Earth Day, Climate Change, and Health
To recognize Earth Day tomorrow, I stitched together some of the health risks associated with climate change that I’ve mentioned in past posts.
Because I can’t say this enough: Asthma sufferers like AG are the canaries in this potential coal mine of a planet.
Her respiratory issues may prompt me to advocate for clean, renewable energy and conservation more so than some lucky parents of healthy kids, but climate change won’t be all that selective if it gets bad enough. While my daughter likely feels the affects of dirty air and a warmer Earth first, other children (and adults) like her sister may follow.
Health Risks of Climate Change
1. Warmer temperatures can generate extreme weather and increase natural disasters like Katrina that endanger the food and water supply and disease control.
2. Warmer temps also increase the mosquito population and therefore the malaria risk.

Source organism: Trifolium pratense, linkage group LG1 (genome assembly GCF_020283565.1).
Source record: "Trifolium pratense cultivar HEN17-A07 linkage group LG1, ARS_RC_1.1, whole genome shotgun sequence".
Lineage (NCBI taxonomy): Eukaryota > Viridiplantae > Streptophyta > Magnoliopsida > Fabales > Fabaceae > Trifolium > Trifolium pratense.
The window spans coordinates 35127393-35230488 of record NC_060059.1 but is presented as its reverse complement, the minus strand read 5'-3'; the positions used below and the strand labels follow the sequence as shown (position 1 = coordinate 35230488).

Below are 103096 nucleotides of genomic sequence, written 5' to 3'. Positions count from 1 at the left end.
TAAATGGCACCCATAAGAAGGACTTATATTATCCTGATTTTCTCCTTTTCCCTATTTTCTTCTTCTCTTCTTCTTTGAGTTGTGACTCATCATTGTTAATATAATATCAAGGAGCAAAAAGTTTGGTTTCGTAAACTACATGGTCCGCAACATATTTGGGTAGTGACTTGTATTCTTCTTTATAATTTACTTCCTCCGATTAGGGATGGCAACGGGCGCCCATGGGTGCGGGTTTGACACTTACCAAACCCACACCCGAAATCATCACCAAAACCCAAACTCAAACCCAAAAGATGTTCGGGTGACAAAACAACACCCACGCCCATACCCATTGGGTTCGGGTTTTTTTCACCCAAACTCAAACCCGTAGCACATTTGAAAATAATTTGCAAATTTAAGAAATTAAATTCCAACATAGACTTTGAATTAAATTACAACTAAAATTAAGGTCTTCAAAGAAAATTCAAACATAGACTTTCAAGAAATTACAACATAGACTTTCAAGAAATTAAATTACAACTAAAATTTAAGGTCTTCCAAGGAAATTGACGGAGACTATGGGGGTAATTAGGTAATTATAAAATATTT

3. Abnormal heat waves and cold spells kill vulnerable people, usually through cardiopulmonary problems. (see: European heat wave, 2003)
4. Increased levels and changing patterns of airborne particles (both pollen and pollutants) can worsen allergies, asthma, and other respiratory disorders.
5. Rising sea levels displace communities and increase vector-borne diseases (ex: malaria) and waterborne diseases (ex: cholera).
6. Changing rainfall patterns can increase the chance of water contamination, threatening the safe water supply for communities.
7. Unreliable weather threatens crops in places already plagued by malnutrition.
8. Hotter temps increase ground-level ozone, which worsens asthma, COPD, and lung function.
It’s not all bad news, though. Just like with the increased asthma prevalence of the past several decades, the critical climate change issue means money is pouring in and some of the best thinkers and most innovative businesses today are focusing on solutions, even if my country’s president isn’t.
Check out Saturday’s post for ideas on how to fight global warming yourself, and stop by tomorrow for some of the more unusual ways to contribute.
WHO: 10 Facts on Climate Change and Health
CDC: Climate Change and Public Health – Health Effects